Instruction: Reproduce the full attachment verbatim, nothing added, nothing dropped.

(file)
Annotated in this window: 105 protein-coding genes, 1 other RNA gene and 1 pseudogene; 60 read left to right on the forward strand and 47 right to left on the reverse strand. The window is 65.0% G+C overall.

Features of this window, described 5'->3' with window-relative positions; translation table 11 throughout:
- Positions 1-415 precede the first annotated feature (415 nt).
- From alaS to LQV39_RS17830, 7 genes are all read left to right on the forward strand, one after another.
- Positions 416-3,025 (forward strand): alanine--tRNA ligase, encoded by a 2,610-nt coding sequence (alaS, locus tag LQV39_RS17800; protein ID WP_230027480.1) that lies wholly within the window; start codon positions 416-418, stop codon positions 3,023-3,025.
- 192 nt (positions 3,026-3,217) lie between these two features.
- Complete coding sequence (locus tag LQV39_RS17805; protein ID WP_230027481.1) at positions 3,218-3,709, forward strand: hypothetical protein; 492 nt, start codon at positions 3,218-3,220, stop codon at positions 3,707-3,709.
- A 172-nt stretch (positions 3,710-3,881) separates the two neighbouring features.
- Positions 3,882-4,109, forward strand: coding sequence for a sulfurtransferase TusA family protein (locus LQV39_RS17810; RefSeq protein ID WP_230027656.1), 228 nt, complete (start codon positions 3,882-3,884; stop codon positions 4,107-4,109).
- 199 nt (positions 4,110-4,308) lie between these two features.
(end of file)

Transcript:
Annotated in this window: 105 protein-coding genes, 1 other RNA gene and 1 pseudogene; 60 read left to right on the forward strand and 47 right to left on the reverse strand. The window is 65.0% G+C overall.

Features of this window, described 5'->3' with window-relative positions; translation table 11 throughout:
- Positions 1-415 precede the first annotated feature (415 nt).
- From alaS to LQV39_RS17830, 7 genes are all read left to right on the forward strand, one after another.
- Positions 416-3,025 (forward strand): alanine--tRNA ligase, encoded by a 2,610-nt coding sequence (alaS, locus tag LQV39_RS17800; protein ID WP_230027480.1) that lies wholly within the window; start codon positions 416-418, stop codon positions 3,023-3,025.
- 192 nt (positions 3,026-3,217) lie between these two features.
- Complete coding sequence (locus tag LQV39_RS17805; protein ID WP_230027481.1) at positions 3,218-3,709, forward strand: hypothetical protein; 492 nt, start codon at positions 3,218-3,220, stop codon at positions 3,707-3,709.
- A 172-nt stretch (positions 3,710-3,881) separates the two neighbouring features.
- Positions 3,882-4,109, forward strand: coding sequence for a sulfurtransferase TusA family protein (locus LQV39_RS17810; RefSeq protein ID WP_230027656.1), 228 nt, complete (start codon positions 3,882-3,884; stop codon positions 4,107-4,109).
- 199 nt (positions 4,110-4,308) lie between these two features.